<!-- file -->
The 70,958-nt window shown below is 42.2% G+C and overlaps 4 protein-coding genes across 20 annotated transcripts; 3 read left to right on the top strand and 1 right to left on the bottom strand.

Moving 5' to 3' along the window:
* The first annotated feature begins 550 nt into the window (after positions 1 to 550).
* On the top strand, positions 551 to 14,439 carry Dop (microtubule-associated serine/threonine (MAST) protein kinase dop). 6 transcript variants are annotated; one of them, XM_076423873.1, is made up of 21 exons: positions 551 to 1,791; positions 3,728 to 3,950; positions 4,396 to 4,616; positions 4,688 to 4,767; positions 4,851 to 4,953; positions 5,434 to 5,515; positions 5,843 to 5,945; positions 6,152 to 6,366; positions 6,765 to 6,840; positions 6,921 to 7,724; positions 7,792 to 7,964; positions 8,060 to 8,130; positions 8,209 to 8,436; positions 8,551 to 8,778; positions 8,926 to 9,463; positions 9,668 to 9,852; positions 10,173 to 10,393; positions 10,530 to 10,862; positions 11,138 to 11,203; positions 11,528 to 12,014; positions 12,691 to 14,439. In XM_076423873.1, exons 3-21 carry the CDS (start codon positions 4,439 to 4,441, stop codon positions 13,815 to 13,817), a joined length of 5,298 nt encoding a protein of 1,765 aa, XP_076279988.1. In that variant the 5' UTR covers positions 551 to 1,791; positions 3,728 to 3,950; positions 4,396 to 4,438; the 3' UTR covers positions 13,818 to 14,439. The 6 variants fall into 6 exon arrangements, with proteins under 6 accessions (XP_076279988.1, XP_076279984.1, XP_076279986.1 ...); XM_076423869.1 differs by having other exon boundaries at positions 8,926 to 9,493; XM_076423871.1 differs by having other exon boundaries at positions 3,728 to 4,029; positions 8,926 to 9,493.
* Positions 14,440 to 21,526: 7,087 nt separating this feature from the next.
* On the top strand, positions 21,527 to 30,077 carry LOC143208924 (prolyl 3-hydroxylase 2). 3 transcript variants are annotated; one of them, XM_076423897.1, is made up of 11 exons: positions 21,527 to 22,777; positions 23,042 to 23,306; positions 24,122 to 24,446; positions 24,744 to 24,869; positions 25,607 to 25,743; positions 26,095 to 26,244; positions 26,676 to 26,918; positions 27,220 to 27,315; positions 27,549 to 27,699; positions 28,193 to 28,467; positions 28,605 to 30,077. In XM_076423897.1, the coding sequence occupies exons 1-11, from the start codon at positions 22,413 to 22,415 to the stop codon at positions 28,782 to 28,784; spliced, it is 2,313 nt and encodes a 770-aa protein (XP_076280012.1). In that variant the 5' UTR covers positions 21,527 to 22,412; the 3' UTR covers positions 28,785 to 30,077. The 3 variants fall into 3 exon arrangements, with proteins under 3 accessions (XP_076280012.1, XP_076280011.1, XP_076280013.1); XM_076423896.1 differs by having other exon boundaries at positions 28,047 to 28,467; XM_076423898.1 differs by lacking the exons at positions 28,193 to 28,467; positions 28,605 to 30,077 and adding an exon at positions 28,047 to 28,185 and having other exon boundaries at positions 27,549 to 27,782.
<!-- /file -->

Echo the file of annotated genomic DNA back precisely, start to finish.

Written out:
The 70,958-nt window shown below is 42.2% G+C and overlaps 4 protein-coding genes across 20 annotated transcripts; 3 read left to right on the top strand and 1 right to left on the bottom strand.

Moving 5' to 3' along the window:
* The first annotated feature begins 550 nt into the window (after positions 1 to 550).
* On the top strand, positions 551 to 14,439 carry Dop (microtubule-associated serine/threonine (MAST) protein kinase dop). 6 transcript variants are annotated; one of them, XM_076423873.1, is made up of 21 exons: positions 551 to 1,791; positions 3,728 to 3,950; positions 4,396 to 4,616; positions 4,688 to 4,767; positions 4,851 to 4,953; positions 5,434 to 5,515; positions 5,843 to 5,945; positions 6,152 to 6,366; positions 6,765 to 6,840; positions 6,921 to 7,724; positions 7,792 to 7,964; positions 8,060 to 8,130; positions 8,209 to 8,436; positions 8,551 to 8,778; positions 8,926 to 9,463; positions 9,668 to 9,852; positions 10,173 to 10,393; positions 10,530 to 10,862; positions 11,138 to 11,203; positions 11,528 to 12,014; positions 12,691 to 14,439. In XM_076423873.1, exons 3-21 carry the CDS (start codon positions 4,439 to 4,441, stop codon positions 13,815 to 13,817), a joined length of 5,298 nt encoding a protein of 1,765 aa, XP_076279988.1. In that variant the 5' UTR covers positions 551 to 1,791; positions 3,728 to 3,950; positions 4,396 to 4,438; the 3' UTR covers positions 13,818 to 14,439. The 6 variants fall into 6 exon arrangements, with proteins under 6 accessions (XP_076279988.1, XP_076279984.1, XP_076279986.1 ...); XM_076423869.1 differs by having other exon boundaries at positions 8,926 to 9,493; XM_076423871.1 differs by having other exon boundaries at positions 3,728 to 4,029; positions 8,926 to 9,493.
* Positions 14,440 to 21,526: 7,087 nt separating this feature from the next.
* On the top strand, positions 21,527 to 30,077 carry LOC143208924 (prolyl 3-hydroxylase 2). 3 transcript variants are annotated; one of them, XM_076423897.1, is made up of 11 exons: positions 21,527 to 22,777; positions 23,042 to 23,306; positions 24,122 to 24,446; positions 24,744 to 24,869; positions 25,607 to 25,743; positions 26,095 to 26,244; positions 26,676 to 26,918; positions 27,220 to 27,315; positions 27,549 to 27,699; positions 28,193 to 28,467; positions 28,605 to 30,077. In XM_076423897.1, the coding sequence occupies exons 1-11, from the start codon at positions 22,413 to 22,415 to the stop codon at positions 28,782 to 28,784; spliced, it is 2,313 nt and encodes a 770-aa protein (XP_076280012.1). In that variant the 5' UTR covers positions 21,527 to 22,412; the 3' UTR covers positions 28,785 to 30,077. The 3 variants fall into 3 exon arrangements, with proteins under 3 accessions (XP_076280012.1, XP_076280011.1, XP_076280013.1); XM_076423896.1 differs by having other exon boundaries at positions 28,047 to 28,467; XM_076423898.1 differs by lacking the exons at positions 28,193 to 28,467; positions 28,605 to 30,077 and adding an exon at positions 28,047 to 28,185 and having other exon boundaries at positions 27,549 to 27,782.